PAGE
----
Northside Middle School teacher Kurtis Rumple speaks to the Muncie Community Schools board Sept. 25, 2019, at the school's auditorium. Rumple teaches a Project Lead the Way class at Northside. Rohith Rao, DN
Northside principal reflects on success of PLTW, soccer programs
Editor's Note: This story is part of The Partnership Project, a series of content written in an effort by The Daily News to follow the formal collaboration of Ball State University and Muncie Community Schools. Read more in this series here.
At the Muncie Community Schools (MCS) Board meeting, Northside Middle School Principal Eric Grim discussed the school’s successes and areas of improvement.
Among the various positives at Northside, Grim reflected on the “innovation” happening in the Project Lead The Way (PLTW) classes and the school’s soccer program, at the board meeting held Tuesday at the school’s auditorium.
According to its website, PLTW is a nonprofit organization that provides learning experiences for pre-K through 12 students and teachers across the country.
“It’s hands on. It’s tech savvy. The kids eat it up,” said Kurtis Rumple, who teaches “Innovators and Makers,” one of the two PLTW classes at Northside.
“If [the students] can spend half the day coding in class, their very content to do that,” he said. “The kind of focus that I see in their eyes … it’s otherworldly.”
Rumple said everything students do is built toward a final project where students create a device to solve a real-world problem, like one group that’s working on an automatic pet food dispenser which is activated by a pressure sensor to feed pets when the owner is away.
“I’m just so excited for everything PLTW. It really sets the kids up to succeed,” he said. “I think it’s been a great investment. As far as I know, the kids are really enjoying it.”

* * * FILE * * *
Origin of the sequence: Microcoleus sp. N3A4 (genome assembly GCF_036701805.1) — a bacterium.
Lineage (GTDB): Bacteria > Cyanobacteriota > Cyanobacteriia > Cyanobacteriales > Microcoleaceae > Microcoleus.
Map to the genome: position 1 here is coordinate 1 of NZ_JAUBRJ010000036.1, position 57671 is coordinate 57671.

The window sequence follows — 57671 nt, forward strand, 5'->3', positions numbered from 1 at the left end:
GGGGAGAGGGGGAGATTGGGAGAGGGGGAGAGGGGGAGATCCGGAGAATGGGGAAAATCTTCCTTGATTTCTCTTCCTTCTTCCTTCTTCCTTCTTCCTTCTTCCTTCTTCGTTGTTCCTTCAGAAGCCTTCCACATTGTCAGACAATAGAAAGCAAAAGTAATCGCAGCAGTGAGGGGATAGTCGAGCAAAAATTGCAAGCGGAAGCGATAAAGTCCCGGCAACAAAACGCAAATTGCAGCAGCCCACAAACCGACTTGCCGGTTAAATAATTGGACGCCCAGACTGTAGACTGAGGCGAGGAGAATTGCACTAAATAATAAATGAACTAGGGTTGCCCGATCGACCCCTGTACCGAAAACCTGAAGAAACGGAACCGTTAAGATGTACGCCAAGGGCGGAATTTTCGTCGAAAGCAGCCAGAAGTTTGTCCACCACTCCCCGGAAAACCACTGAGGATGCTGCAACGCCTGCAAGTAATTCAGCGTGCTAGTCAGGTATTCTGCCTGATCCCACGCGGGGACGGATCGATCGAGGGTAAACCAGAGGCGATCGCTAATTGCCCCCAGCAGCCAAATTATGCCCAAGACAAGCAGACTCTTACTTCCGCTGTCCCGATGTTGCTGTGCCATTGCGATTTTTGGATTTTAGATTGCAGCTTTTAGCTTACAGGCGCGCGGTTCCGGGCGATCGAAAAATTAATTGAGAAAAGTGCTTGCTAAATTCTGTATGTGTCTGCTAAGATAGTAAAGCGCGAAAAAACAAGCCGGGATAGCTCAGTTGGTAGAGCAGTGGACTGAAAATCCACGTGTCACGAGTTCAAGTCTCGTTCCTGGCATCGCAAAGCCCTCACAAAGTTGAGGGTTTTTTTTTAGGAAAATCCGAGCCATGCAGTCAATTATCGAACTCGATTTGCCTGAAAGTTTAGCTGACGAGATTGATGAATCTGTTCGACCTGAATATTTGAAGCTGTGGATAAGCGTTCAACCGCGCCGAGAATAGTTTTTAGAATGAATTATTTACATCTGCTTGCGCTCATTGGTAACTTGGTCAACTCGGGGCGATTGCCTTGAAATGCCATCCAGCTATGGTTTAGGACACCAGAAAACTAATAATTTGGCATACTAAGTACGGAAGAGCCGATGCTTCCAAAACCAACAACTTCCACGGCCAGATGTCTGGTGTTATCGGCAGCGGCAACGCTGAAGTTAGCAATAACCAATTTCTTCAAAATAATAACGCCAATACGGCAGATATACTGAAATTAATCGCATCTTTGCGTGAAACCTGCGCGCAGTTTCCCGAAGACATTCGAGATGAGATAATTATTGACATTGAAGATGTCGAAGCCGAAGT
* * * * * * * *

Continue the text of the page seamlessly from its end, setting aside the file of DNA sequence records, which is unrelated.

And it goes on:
The program currently has between 50 to 60 students, he said, but they will have new students join in since it is set up to start every nine weeks.
Grim said he brought up in his principal’s meeting expanding the PLTW class to a semester-long class, “buddying it up” with the physical education class and making it “more of a requirement for students to take.”
He also highlighted the achievements of Northside’s soccer team which was created following the success of the school’s intramural programs.
“We’re currently undefeated, have not lost a match, really haven’t been challenged too much in a match,” Grim said. “We’ve got a really good team. We’ve got a bunch of really great kids and they’re loving it.”
Rumple, who also coaches the school’s soccer team, said the students have been “grateful” for the program.
“I’ve been really surprised at how appreciative they’ve been of this program,” he said. “To add to that, their parents are blown me away with their support.”
Some other successes Grim focused on include avoiding any unfilled substitute teacher needs this academic year, the school’s diversity in student population, it’s implementation of Positive Behavior Intervention and Supports and social-emotional learning, 334 high school credits having been awarded to Northside students and updating classroom technology.
Apart from improving English and math scores, he said Northside needs “some kind of unique draw” to attract and retain families in the school.
“I think it does go along with the innovation plan and I would be definitely on board to having discussions and meetings on what that might look like,” Grim said. “I think that’s definitely something that Northside can offer to a family and community, and could definitely help improve our schools.”
Following the principal’s presentation, Jim Williams, MCS board president, wanted to clear some misunderstandings the community might have about the future of Northside.
Williams said the board had no plans to do anything other than keeping Northside operating as a middle school and that Ball State was “fully supportive” of that.
“I know there have been questions raised in the community periodically and folks have perhaps made some decisions based on anecdotal gossip,” he said. “That bears no relation to the reality of the policies of this board.”